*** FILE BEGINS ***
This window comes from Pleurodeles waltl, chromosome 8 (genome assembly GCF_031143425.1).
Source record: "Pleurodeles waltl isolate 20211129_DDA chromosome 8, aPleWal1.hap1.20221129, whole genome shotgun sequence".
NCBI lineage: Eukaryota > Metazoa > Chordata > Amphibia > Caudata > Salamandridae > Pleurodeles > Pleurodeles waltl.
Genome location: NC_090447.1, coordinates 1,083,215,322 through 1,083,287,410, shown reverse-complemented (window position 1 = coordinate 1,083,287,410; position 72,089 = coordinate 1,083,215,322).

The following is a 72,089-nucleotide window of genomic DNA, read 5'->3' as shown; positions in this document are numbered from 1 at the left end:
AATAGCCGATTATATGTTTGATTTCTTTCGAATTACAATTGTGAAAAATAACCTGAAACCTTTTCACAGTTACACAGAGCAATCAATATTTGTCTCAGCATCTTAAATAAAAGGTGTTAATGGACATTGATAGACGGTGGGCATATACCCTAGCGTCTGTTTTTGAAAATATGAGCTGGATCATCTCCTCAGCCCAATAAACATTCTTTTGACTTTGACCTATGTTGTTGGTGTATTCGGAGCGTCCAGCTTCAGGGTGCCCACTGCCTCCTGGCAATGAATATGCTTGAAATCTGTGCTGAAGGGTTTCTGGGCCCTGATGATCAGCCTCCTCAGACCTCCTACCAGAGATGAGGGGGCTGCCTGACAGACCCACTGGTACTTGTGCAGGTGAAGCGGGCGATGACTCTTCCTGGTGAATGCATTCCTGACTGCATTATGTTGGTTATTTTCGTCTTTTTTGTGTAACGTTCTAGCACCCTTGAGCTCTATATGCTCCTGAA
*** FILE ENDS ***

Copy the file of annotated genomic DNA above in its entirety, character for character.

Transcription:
This window comes from Pleurodeles waltl, chromosome 8 (genome assembly GCF_031143425.1).
Source record: "Pleurodeles waltl isolate 20211129_DDA chromosome 8, aPleWal1.hap1.20221129, whole genome shotgun sequence".
NCBI lineage: Eukaryota > Metazoa > Chordata > Amphibia > Caudata > Salamandridae > Pleurodeles > Pleurodeles waltl.
Genome location: NC_090447.1, coordinates 1,083,215,322 through 1,083,287,410, shown reverse-complemented (window position 1 = coordinate 1,083,287,410; position 72,089 = coordinate 1,083,215,322).

The following is a 72,089-nucleotide window of genomic DNA, read 5'->3' as shown; positions in this document are numbered from 1 at the left end:
AATAGCCGATTATATGTTTGATTTCTTTCGAATTACAATTGTGAAAAATAACCTGAAACCTTTTCACAGTTACACAGAGCAATCAATATTTGTCTCAGCATCTTAAATAAAAGGTGTTAATGGACATTGATAGACGGTGGGCATATACCCTAGCGTCTGTTTTTGAAAATATGAGCTGGATCATCTCCTCAGCCCAATAAACATTCTTTTGACTTTGACCTATGTTGTTGGTGTATTCGGAGCGTCCAGCTTCAGGGTGCCCACTGCCTCCTGGCAATGAATATGCTTGAAATCTGTGCTGAAGGGTTTCTGGGCCCTGATGATCAGCCTCCTCAGACCTCCTACCAGAGATGAGGGGGCTGCCTGACAGACCCACTGGTACTTGTGCAGGTGAAGCGGGCGATGACTCTTCCTGGTGAATGCATTCCTGACTGCATTATGTTGGTTATTTTCGTCTTTTTTGTGTAACGTTCTAGCACCCTTGAGCTCTATATGCTCCTGAA